By Daniel Scharpenburg
I guess I’m changing things a bit around here.
When I started writing a column here I was an ambitious zen mystic. I thought I’d write about crazy obscure Buddhist teachings all the time. I thought I’d become known as a master—maybe even start my own zen order.
The truth is that the world needs another zen order like I need a hole in my head.
I’ve said from the beginning that I’m on the Bodhisattva path, not on the monk/priest path. My purpose isn’t to be a role model or to establish a temple. I don’t want students to come to me in a temple, I want to meet them where they are. I don’t want students to look up to me on a stage or raised platform, I want to go down to where they are instead.
My mission is to spread the teachings of wisdom and compassion. That’s all.
I’ve studied with and been “empowered” by various teachers over the years and I think I’ve learned a thing or two that I’d like to share. But I don’t want to be anyone’s master. I’m not trying to shake things up or change the face of Buddhism. I’m just sharing what I have and hoping it can be of some benefit to others. As such, I’m changing the name of this column.
The name of my column is Striding Through The Universe, which is a cool name. It sounds like something on an album cover for a hipster band, or a book of esoteric poetry. And that’s just not what I’m going for these days. I’ve been writing on the internet for many years now. And I’ve been teaching online through The Open Heart Project for a couple years. It has been really really good. I think I’ve really learned what teachings people want.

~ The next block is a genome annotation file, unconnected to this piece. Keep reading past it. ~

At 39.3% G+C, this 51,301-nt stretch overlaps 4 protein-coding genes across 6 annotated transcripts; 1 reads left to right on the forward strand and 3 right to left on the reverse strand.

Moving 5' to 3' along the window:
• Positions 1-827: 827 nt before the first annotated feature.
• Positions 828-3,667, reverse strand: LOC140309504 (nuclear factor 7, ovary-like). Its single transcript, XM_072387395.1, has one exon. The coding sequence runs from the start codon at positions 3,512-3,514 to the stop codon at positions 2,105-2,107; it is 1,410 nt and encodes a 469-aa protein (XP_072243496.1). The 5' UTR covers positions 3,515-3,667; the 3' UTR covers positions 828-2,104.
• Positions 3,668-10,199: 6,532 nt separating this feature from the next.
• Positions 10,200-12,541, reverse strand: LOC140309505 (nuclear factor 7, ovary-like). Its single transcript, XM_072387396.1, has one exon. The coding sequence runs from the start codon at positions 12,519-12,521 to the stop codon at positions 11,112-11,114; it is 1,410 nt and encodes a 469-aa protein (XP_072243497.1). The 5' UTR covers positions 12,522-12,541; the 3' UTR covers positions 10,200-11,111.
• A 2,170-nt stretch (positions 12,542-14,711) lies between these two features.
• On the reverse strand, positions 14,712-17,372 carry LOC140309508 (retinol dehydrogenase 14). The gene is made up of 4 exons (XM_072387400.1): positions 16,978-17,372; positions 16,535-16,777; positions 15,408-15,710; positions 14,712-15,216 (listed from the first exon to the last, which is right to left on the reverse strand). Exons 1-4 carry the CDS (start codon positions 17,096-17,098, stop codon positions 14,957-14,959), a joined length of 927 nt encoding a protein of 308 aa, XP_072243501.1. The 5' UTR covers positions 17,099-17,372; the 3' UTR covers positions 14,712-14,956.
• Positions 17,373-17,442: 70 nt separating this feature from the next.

I’m changing the name of my column to Awake in the City.
Now, I do live in a city—Kansas City, Missouri; the city of fountains, royals baseball and the best barbecue in the world. But that’s not what I mean by “In the City.” It means outside of the temple. There’s a zen story that gets told of going up to the mountains, studying with a teacher, then coming back to the city and back to society.
Teaching in a temple is good, but you just reach the people that go to temples when you do that. I want to reach people that don’t like temples, people that aren’t attracted to all the robes and bells. I don’t believe we have to cling to the way things were done in the past and I don’t think we have to play dress up.
I want to teach people how to work with their minds. I’ve learned that the more our minds are engaged in the present moment, the less we are distracted by all our anxiety and emotional baggage. I’ve learned that training ourselves to be more compassionate and tear down the walls we put up between ourselves and others helps us to have better relationships. These are the things I want people to get out of reading and listening to me.
I’m also not interested in having followers. Even using the word followers feels weird. A lot of teachers feel a sense of responsibility for their students and that’s not how I want to be. I want people to feel responsible for themselves.
I’m just here to point the way.
Photo: Adam Jones
Model: Niels Alpert
Editor: Dana Gornall
He was trained and certified as a meditation teacher at the Rime Buddhist Center, where he also spent four years teaching kids about Buddhism and meditation practice. He received additional training in the Zen tradition, both as a Monk in the Korean Zen tradition and as a lay teacher in the Caodong Chan tradition.
He has taken Bodhisattva Vows and the precepts of a lay zen teacher.
His work is dedicated to both sharing his own story and presenting a variety of Buddhist teachings in a way that shows how they are applicable to real life.
Find out more about Daniel on his blog and connect with him on Facebook, Youtube,andTwitter
Latest posts by Daniel Scharpenburg (see all)
- The First Buddhist Teaching: The Four Noble Truths - October 11, 2017
- Equanimity in Adversity: A Zen Story about Wild Horses - October 4, 2017
- Awake in the City - September 3, 2017